comment Can we physically “time travel” to the future?
@Jim: I think you mistunderstood what I wrote again. The difference is in different pattern at a micro-level such that all its attributes like momentum, energy, etc in any local frame is preserved. But the difference is detectable via experiment on a large scale. I do not think this violates anything. Also, I think you did not think far enough -if $A$ can be replaced by $B$, $B$ can be replaced by $C$, etc, then the whole string of objects may form an physical indistinguishable continuum to the observer. Then the fact that we did not notice it would be it has been going on all the time.
1d
comment Can we physically “time travel” to the future?
@Jim: There is no "real case" here. I am proposing a theoretical question and concerned about its theoretical via ability. There must be some reason what I am concerning is not true, because it sounds ridiculous to me as well. So I am willing to be persuaded.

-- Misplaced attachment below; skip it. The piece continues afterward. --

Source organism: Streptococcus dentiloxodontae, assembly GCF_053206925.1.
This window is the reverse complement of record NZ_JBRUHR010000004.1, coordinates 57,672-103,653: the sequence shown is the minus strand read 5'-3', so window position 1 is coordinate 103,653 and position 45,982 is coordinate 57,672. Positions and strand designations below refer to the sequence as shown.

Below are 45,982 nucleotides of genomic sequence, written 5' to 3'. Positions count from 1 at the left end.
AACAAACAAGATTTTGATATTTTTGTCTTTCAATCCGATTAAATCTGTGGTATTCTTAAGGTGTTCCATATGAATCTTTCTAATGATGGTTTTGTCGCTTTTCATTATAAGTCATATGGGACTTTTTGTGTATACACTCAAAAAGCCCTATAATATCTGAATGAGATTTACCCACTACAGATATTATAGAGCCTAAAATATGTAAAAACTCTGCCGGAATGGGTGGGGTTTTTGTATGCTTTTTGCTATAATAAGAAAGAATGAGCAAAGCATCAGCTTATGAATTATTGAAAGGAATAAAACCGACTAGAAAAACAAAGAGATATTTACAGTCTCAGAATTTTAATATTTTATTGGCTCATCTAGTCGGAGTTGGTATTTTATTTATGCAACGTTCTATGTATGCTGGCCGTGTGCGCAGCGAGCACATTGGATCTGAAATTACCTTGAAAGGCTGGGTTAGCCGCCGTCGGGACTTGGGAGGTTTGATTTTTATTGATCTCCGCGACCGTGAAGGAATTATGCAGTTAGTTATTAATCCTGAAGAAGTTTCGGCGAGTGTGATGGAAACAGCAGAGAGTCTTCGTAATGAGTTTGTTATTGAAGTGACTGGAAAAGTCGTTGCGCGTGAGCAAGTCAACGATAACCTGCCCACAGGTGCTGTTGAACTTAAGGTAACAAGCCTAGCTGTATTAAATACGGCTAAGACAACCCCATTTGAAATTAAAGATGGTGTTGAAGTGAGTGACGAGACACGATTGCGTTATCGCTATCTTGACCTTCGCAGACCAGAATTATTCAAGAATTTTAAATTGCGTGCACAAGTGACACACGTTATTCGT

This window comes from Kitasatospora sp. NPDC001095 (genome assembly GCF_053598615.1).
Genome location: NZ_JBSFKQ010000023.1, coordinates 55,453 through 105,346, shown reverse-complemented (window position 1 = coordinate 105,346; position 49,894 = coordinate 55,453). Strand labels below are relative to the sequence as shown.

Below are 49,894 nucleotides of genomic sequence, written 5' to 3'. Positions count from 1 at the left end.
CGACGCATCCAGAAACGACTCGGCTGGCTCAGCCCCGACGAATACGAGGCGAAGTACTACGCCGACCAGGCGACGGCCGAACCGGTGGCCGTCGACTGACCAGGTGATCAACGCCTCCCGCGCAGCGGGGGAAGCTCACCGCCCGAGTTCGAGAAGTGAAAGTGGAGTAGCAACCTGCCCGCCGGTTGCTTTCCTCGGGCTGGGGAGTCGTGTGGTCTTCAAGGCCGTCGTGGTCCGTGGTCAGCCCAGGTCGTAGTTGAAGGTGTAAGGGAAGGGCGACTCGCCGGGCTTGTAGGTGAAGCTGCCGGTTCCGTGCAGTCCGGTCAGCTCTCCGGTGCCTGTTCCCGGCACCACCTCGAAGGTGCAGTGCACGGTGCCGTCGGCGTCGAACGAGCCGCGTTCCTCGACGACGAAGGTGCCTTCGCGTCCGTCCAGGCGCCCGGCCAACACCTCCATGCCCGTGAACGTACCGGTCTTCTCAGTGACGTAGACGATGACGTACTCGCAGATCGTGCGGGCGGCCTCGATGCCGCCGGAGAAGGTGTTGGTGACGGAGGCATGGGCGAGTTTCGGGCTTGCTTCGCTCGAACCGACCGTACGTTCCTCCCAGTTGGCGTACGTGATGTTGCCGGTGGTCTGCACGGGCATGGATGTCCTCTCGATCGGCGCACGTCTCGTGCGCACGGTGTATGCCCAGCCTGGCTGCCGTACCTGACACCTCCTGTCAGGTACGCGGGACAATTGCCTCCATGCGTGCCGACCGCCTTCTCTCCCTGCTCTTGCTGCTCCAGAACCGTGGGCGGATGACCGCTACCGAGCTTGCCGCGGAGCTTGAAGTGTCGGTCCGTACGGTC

1d
comment Can we physically “time travel” to the future?
@Jim: No, I do not believe so. The self-similarity in randomization could exist at a micro-level which showed all statistical physical properties are the same, but experiments will be able to tell them apart due to the difference in inner structure. I do not think conservation law is powerful enough to rule out this case.
1d
comment Can we physically “time travel” to the future?
@JerrySchirmer: I did come here to hear arguments on physical principles, I am looking for an argument to show time travel forward is impossible. But you cannot show me why this is not true. First you miscomprehend the question and tried to force me to use special relativity, then you argue on conservation laws which can be preserved by an infinite sequence. Neither is persuasive to me.
1d
comment Can we physically “time travel” to the future?